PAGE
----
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Talking Twentysomethings with Paul Angone

paul-angone

Paul Angone is an author, speaker, storyteller, humorist, and the creator of AllGroanUp.com – a place for those asking “What now?” His article “21 Secrets for your 20s,” on which this book is based, has been read by nearly a million people in 190 countries.

Summer may be almost over but that doesn’t mean there isn’t still time to add one more book to your reading list. 101 Secrets for your Twenties is a funny, insightful guide to successfully navigating this all-important decade. I caught up with author Paul Angone to talk about being lost, adjusting expectations, and the awkwardness of dating.

Q: First of all, this book is spot on to what we all seem to struggle with during our twenties. How did you go about forming your list of 101 Secrets?

A: 101 Secrets for your Twenties was birthed out of a decade filled with … a plethora of crappy jobs, bad breakups, stints where I could find no job whatsoever, and ample amounts of when is my life going to feel like it’s supposed to? I’ve now spent the last eight years writing, researching, and taking notes on this collective twentysomething struggle, which resulted in my website AllGroanup.com and then led to this book.

Q: You pepper 101 Secrets with stories of your own accomplishments (and failures) from your twenties. What do you wish you had known then that you know now?

A:  I wish I had known that it’s normal to feel like you’re six-years-old again, lost at the zoo, searching for a familiar face to tell you how to get home. That you’re not alone in your loneliness. That millions of twentysomethings have questions and doubts gnawing at them as well like a rat on a corncob. That the biggest failure of my twenties would be never having any.

I wish someone would have told me about Secret #99 in my book – “being successful in your twenties is more about setting the table than enjoying the feast.” Then maybe I could’ve been more astute at finding purpose and peace in the process. Instead of feeling like I was daily being processed in the process.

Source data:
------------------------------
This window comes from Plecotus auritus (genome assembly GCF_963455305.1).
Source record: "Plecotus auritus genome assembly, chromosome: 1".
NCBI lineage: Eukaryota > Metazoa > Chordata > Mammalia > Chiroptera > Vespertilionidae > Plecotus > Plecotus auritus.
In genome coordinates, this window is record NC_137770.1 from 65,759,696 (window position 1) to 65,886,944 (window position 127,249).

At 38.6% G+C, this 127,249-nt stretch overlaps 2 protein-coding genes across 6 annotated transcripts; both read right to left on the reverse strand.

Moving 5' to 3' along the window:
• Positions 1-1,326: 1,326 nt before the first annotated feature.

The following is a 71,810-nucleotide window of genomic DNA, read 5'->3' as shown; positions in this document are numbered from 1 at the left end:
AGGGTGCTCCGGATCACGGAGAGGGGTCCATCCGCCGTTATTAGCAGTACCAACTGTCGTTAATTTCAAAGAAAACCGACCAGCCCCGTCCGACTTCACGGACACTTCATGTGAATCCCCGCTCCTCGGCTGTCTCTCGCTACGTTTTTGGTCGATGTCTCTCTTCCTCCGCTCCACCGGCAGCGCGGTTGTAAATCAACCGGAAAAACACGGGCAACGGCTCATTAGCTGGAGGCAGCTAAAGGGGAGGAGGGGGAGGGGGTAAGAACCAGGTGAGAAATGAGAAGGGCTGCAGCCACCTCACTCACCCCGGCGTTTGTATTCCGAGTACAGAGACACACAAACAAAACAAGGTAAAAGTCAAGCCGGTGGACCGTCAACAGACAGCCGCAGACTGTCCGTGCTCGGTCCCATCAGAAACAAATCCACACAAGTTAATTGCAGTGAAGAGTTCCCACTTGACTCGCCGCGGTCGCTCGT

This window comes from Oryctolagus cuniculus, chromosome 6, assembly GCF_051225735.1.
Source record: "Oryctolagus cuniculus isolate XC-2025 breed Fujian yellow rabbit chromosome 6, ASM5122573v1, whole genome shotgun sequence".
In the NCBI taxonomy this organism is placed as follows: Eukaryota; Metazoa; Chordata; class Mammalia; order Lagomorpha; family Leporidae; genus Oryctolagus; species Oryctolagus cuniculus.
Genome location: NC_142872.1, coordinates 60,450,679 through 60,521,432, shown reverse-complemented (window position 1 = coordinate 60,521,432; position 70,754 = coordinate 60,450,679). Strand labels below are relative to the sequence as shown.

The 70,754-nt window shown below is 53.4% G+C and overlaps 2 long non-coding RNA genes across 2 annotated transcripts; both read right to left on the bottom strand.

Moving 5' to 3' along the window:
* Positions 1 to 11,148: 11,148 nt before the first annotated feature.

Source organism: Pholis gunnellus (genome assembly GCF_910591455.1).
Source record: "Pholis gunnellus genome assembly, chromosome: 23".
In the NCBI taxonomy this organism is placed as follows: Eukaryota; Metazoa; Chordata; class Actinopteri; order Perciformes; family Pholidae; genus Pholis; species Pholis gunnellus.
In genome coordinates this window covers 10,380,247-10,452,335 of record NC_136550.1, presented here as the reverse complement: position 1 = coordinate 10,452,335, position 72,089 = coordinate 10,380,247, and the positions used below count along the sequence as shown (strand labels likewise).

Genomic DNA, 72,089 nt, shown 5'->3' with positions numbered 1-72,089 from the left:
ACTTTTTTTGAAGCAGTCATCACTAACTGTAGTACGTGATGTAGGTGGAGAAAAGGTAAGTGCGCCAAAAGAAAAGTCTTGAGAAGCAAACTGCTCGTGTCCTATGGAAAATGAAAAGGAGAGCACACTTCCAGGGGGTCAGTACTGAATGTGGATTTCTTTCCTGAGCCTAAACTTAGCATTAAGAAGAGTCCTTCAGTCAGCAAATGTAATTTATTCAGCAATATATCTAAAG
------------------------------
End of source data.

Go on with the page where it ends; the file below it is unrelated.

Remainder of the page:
Or about Secret #18: “A Date is a date is a date…” So you’re saying we tend to expect too much from a date? If we play the law of averages here, the majority of the dates you go on are going to lead to more fizzle than sizzle. There will be no birds chirping whilst they lay napkins across your laps or that moment when your eyes meet and you just know you’ve found The One. Nope. Just a mediocre meal or cup of coffee, followed by an unrelenting thought of “can I go home yet?”

Dating is supposed to be awkward. It’s not a formula, and the more pressure we put on it to turn out like “it’s supposed to,” the more it will turn out just the opposite.

The real key to dating is that with every date you learn more about yourself and what you want in a relationship. You’re honing and refining your “dating beacon” so that when you do come across that diamond in the rough, your alarm will be sounding for the right reasons.

Q: The book focuses also on managing expectations. Would you say many people have too high expectations for their 20s or just not the right expectations?

A: Recent studies by Pew and Gallup show that even with this terribly depressing Great Recession, our generation is still very optimistic about our future. Our expectations of a successful life are still holding strong even as the world around us seems to be shouting otherwise.

I don’t think our expectations need to be tempered as much as our timeline does. We will be successful, it just might look a little different than we thought, and take one, two, or twenty years longer than we planned.

Our optimistic expectations, however, serve as a powerful motivator to keep us moving forward, even if the day-to-day looks bleak.

Listen to Paul Angone discuss more about twentysomething challenges with Verily editors on “Getting Real with Verily Magazine” at SiriusXM Stars Channel. Subscription required.

 

By: Joanna Hyatt

Joanna Hyatt is a national speaker on dating, relationships and sex, and the author of The Sex Talk: A Survival Guide for Parents. She blogs at www.joannahyatt.com.